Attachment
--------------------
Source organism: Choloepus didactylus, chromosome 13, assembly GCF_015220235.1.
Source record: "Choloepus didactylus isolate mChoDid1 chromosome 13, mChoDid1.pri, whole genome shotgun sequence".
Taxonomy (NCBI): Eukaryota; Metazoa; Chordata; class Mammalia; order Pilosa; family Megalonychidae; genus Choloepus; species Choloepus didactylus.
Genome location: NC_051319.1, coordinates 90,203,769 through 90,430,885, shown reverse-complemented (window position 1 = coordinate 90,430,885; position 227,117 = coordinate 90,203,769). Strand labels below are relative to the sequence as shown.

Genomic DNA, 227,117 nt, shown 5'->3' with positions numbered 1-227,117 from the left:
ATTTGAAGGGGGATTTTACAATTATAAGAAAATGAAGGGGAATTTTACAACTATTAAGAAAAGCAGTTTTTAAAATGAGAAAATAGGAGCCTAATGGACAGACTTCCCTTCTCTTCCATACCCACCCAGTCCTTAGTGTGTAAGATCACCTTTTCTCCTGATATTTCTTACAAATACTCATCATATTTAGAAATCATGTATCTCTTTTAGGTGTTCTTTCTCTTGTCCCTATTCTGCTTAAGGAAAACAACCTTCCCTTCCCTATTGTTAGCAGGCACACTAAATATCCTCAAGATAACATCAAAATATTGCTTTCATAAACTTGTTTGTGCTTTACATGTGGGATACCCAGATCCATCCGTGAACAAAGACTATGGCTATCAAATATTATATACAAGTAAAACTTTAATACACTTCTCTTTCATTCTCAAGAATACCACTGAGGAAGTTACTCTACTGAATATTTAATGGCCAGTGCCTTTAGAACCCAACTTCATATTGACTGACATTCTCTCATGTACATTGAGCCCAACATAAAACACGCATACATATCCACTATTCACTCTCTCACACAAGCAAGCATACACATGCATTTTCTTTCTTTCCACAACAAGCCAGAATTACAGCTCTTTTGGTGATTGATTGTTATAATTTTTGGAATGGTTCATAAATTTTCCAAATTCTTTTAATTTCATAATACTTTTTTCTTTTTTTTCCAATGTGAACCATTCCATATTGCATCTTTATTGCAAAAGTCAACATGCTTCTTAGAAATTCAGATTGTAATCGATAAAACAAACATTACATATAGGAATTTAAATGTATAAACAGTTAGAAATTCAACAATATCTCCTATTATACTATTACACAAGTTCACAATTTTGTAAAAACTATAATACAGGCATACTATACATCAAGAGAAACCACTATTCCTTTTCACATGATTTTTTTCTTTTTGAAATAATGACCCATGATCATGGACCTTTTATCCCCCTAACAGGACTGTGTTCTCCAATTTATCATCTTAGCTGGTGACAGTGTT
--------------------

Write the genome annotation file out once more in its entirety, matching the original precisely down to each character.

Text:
Source organism: Choloepus didactylus, chromosome 13, assembly GCF_015220235.1.
Source record: "Choloepus didactylus isolate mChoDid1 chromosome 13, mChoDid1.pri, whole genome shotgun sequence".
Taxonomy (NCBI): Eukaryota; Metazoa; Chordata; class Mammalia; order Pilosa; family Megalonychidae; genus Choloepus; species Choloepus didactylus.
Genome location: NC_051319.1, coordinates 90,203,769 through 90,430,885, shown reverse-complemented (window position 1 = coordinate 90,430,885; position 227,117 = coordinate 90,203,769). Strand labels below are relative to the sequence as shown.

Genomic DNA, 227,117 nt, shown 5'->3' with positions numbered 1-227,117 from the left:
ATTTGAAGGGGGATTTTACAATTATAAGAAAATGAAGGGGAATTTTACAACTATTAAGAAAAGCAGTTTTTAAAATGAGAAAATAGGAGCCTAATGGACAGACTTCCCTTCTCTTCCATACCCACCCAGTCCTTAGTGTGTAAGATCACCTTTTCTCCTGATATTTCTTACAAATACTCATCATATTTAGAAATCATGTATCTCTTTTAGGTGTTCTTTCTCTTGTCCCTATTCTGCTTAAGGAAAACAACCTTCCCTTCCCTATTGTTAGCAGGCACACTAAATATCCTCAAGATAACATCAAAATATTGCTTTCATAAACTTGTTTGTGCTTTACATGTGGGATACCCAGATCCATCCGTGAACAAAGACTATGGCTATCAAATATTATATACAAGTAAAACTTTAATACACTTCTCTTTCATTCTCAAGAATACCACTGAGGAAGTTACTCTACTGAATATTTAATGGCCAGTGCCTTTAGAACCCAACTTCATATTGACTGACATTCTCTCATGTACATTGAGCCCAACATAAAACACGCATACATATCCACTATTCACTCTCTCACACAAGCAAGCATACACATGCATTTTCTTTCTTTCCACAACAAGCCAGAATTACAGCTCTTTTGGTGATTGATTGTTATAATTTTTGGAATGGTTCATAAATTTTCCAAATTCTTTTAATTTCATAATACTTTTTTCTTTTTTTTCCAATGTGAACCATTCCATATTGCATCTTTATTGCAAAAGTCAACATGCTTCTTAGAAATTCAGATTGTAATCGATAAAACAAACATTACATATAGGAATTTAAATGTATAAACAGTTAGAAATTCAACAATATCTCCTATTATACTATTACACAAGTTCACAATTTTGTAAAAACTATAATACAGGCATACTATACATCAAGAGAAACCACTATTCCTTTTCACATGATTTTTTTCTTTTTGAAATAATGACCCATGATCATGGACCTTTTATCCCCCTAACAGGACTGTGTTCTCCAATTTATCATCTTAGCTGGTGACAGTGTT